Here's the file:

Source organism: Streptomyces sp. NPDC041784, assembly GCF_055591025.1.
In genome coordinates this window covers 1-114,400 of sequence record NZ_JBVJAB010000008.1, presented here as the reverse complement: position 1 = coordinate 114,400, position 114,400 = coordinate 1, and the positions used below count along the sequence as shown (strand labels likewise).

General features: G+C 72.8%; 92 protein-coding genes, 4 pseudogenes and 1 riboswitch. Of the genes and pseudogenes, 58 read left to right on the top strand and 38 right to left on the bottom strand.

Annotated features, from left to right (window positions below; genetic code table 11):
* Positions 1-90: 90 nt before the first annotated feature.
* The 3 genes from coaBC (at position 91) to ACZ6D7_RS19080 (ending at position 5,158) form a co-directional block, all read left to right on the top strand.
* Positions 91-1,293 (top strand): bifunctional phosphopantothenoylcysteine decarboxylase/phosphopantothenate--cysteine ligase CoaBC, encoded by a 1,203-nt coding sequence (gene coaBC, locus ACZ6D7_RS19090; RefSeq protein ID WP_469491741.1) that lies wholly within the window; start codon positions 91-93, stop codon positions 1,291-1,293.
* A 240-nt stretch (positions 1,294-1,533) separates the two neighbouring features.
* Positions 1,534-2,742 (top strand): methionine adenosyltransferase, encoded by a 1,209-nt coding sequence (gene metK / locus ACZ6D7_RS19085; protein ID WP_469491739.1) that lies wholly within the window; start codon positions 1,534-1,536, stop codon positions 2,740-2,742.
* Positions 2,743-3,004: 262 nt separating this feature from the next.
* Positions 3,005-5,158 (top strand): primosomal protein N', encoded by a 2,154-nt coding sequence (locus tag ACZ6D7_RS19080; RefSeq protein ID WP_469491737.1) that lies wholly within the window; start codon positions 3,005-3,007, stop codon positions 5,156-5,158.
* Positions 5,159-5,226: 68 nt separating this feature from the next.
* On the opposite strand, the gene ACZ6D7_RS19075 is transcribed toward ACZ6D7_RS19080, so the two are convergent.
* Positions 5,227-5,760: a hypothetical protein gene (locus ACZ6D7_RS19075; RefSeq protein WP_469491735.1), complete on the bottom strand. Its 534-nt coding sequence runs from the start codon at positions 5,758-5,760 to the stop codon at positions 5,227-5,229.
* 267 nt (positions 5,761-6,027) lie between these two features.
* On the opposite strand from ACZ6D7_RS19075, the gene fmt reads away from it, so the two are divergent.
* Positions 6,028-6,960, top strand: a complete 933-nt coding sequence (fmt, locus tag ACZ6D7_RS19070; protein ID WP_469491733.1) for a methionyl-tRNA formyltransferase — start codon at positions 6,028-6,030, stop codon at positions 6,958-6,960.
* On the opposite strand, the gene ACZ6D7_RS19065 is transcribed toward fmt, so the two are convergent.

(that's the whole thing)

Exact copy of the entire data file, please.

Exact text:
Source organism: Streptomyces sp. NPDC041784, assembly GCF_055591025.1.
In genome coordinates this window covers 1-114,400 of sequence record NZ_JBVJAB010000008.1, presented here as the reverse complement: position 1 = coordinate 114,400, position 114,400 = coordinate 1, and the positions used below count along the sequence as shown (strand labels likewise).

General features: G+C 72.8%; 92 protein-coding genes, 4 pseudogenes and 1 riboswitch. Of the genes and pseudogenes, 58 read left to right on the top strand and 38 right to left on the bottom strand.

Annotated features, from left to right (window positions below; genetic code table 11):
* Positions 1-90: 90 nt before the first annotated feature.
* The 3 genes from coaBC (at position 91) to ACZ6D7_RS19080 (ending at position 5,158) form a co-directional block, all read left to right on the top strand.
* Positions 91-1,293 (top strand): bifunctional phosphopantothenoylcysteine decarboxylase/phosphopantothenate--cysteine ligase CoaBC, encoded by a 1,203-nt coding sequence (gene coaBC, locus ACZ6D7_RS19090; RefSeq protein ID WP_469491741.1) that lies wholly within the window; start codon positions 91-93, stop codon positions 1,291-1,293.
* A 240-nt stretch (positions 1,294-1,533) separates the two neighbouring features.
* Positions 1,534-2,742 (top strand): methionine adenosyltransferase, encoded by a 1,209-nt coding sequence (gene metK / locus ACZ6D7_RS19085; protein ID WP_469491739.1) that lies wholly within the window; start codon positions 1,534-1,536, stop codon positions 2,740-2,742.
* Positions 2,743-3,004: 262 nt separating this feature from the next.
* Positions 3,005-5,158 (top strand): primosomal protein N', encoded by a 2,154-nt coding sequence (locus tag ACZ6D7_RS19080; RefSeq protein ID WP_469491737.1) that lies wholly within the window; start codon positions 3,005-3,007, stop codon positions 5,156-5,158.
* Positions 5,159-5,226: 68 nt separating this feature from the next.
* On the opposite strand, the gene ACZ6D7_RS19075 is transcribed toward ACZ6D7_RS19080, so the two are convergent.
* Positions 5,227-5,760: a hypothetical protein gene (locus ACZ6D7_RS19075; RefSeq protein WP_469491735.1), complete on the bottom strand. Its 534-nt coding sequence runs from the start codon at positions 5,758-5,760 to the stop codon at positions 5,227-5,229.
* 267 nt (positions 5,761-6,027) lie between these two features.
* On the opposite strand from ACZ6D7_RS19075, the gene fmt reads away from it, so the two are divergent.
* Positions 6,028-6,960, top strand: a complete 933-nt coding sequence (fmt, locus tag ACZ6D7_RS19070; protein ID WP_469491733.1) for a methionyl-tRNA formyltransferase — start codon at positions 6,028-6,030, stop codon at positions 6,958-6,960.
* On the opposite strand, the gene ACZ6D7_RS19065 is transcribed toward fmt, so the two are convergent.